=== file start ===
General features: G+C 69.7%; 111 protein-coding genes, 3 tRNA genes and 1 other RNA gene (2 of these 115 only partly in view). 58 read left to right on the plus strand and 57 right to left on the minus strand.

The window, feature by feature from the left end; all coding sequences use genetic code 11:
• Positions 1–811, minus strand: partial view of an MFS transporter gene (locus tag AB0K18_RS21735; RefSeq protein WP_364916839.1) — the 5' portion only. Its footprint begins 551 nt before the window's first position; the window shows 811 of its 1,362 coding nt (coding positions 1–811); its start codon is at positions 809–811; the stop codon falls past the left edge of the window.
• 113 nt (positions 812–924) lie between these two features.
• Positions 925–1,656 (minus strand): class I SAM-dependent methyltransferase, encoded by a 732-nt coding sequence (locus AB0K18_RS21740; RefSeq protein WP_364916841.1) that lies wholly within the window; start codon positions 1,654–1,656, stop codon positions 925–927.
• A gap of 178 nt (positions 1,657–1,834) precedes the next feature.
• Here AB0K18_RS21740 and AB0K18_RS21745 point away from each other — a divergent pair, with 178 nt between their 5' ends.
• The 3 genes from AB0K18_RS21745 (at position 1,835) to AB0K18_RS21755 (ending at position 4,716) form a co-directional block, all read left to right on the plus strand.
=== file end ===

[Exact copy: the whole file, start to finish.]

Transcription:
General features: G+C 69.7%; 111 protein-coding genes, 3 tRNA genes and 1 other RNA gene (2 of these 115 only partly in view). 58 read left to right on the plus strand and 57 right to left on the minus strand.

The window, feature by feature from the left end; all coding sequences use genetic code 11:
• Positions 1–811, minus strand: partial view of an MFS transporter gene (locus tag AB0K18_RS21735; RefSeq protein WP_364916839.1) — the 5' portion only. Its footprint begins 551 nt before the window's first position; the window shows 811 of its 1,362 coding nt (coding positions 1–811); its start codon is at positions 809–811; the stop codon falls past the left edge of the window.
• 113 nt (positions 812–924) lie between these two features.
• Positions 925–1,656 (minus strand): class I SAM-dependent methyltransferase, encoded by a 732-nt coding sequence (locus AB0K18_RS21740; RefSeq protein WP_364916841.1) that lies wholly within the window; start codon positions 1,654–1,656, stop codon positions 925–927.
• A gap of 178 nt (positions 1,657–1,834) precedes the next feature.
• Here AB0K18_RS21740 and AB0K18_RS21745 point away from each other — a divergent pair, with 178 nt between their 5' ends.
• The 3 genes from AB0K18_RS21745 (at position 1,835) to AB0K18_RS21755 (ending at position 4,716) form a co-directional block, all read left to right on the plus strand.